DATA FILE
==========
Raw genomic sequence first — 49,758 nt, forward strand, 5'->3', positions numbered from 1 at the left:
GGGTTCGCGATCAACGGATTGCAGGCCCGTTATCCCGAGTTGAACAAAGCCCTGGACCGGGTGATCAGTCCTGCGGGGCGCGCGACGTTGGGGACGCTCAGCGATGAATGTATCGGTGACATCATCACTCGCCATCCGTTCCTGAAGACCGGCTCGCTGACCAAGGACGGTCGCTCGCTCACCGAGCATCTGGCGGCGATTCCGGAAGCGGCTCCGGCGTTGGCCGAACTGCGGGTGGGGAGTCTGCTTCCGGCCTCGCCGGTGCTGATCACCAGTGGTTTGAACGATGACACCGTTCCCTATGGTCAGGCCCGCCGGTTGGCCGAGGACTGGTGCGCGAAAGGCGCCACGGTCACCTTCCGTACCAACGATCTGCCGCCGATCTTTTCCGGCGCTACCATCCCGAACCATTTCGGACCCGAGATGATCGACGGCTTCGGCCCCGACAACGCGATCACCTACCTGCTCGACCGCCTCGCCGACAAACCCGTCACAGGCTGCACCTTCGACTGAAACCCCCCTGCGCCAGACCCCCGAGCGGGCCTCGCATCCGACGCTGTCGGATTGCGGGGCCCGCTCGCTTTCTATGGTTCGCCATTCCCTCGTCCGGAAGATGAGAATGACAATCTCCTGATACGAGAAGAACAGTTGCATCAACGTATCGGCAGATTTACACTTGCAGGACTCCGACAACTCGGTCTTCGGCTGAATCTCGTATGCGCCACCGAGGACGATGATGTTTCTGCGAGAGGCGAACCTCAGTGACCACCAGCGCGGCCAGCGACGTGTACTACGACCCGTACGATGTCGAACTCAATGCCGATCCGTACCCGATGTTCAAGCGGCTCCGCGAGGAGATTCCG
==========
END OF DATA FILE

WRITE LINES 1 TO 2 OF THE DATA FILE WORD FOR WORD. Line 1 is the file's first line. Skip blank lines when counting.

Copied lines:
Raw genomic sequence first — 49,758 nt, forward strand, 5'->3', positions numbered from 1 at the left:
GGGTTCGCGATCAACGGATTGCAGGCCCGTTATCCCGAGTTGAACAAAGCCCTGGACCGGGTGATCAGTCCTGCGGGGCGCGCGACGTTGGGGACGCTCAGCGATGAATGTATCGGTGACATCATCACTCGCCATCCGTTCCTGAAGACCGGCTCGCTGACCAAGGACGGTCGCTCGCTCACCGAGCATCTGGCGGCGATTCCGGAAGCGGCTCCGGCGTTGGCCGAACTGCGGGTGGGGAGTCTGCTTCCGGCCTCGCCGGTGCTGATCACCAGTGGTTTGAACGATGACACCGTTCCCTATGGTCAGGCCCGCCGGTTGGCCGAGGACTGGTGCGCGAAAGGCGCCACGGTCACCTTCCGTACCAACGATCTGCCGCCGATCTTTTCCGGCGCTACCATCCCGAACCATTTCGGACCCGAGATGATCGACGGCTTCGGCCCCGACAACGCGATCACCTACCTGCTCGACCGCCTCGCCGACAAACCCGTCACAGGCTGCACCTTCGACTGAAACCCCCCTGCGCCAGACCCCCGAGCGGGCCTCGCATCCGACGCTGTCGGATTGCGGGGCCCGCTCGCTTTCTATGGTTCGCCATTCCCTCGTCCGGAAGATGAGAATGACAATCTCCTGATACGAGAAGAACAGTTGCATCAACGTATCGGCAGATTTACACTTGCAGGACTCCGACAACTCGGTCTTCGGCTGAATCTCGTATGCGCCACCGAGGACGATGATGTTTCTGCGAGAGGCGAACCTCAGTGACCACCAGCGCGGCCAGCGACGTGTACTACGACCCGTACGATGTCGAACTCAATGCCGATCCGTACCCGATGTTCAAGCGGCTCCGCGAGGAGATTCCG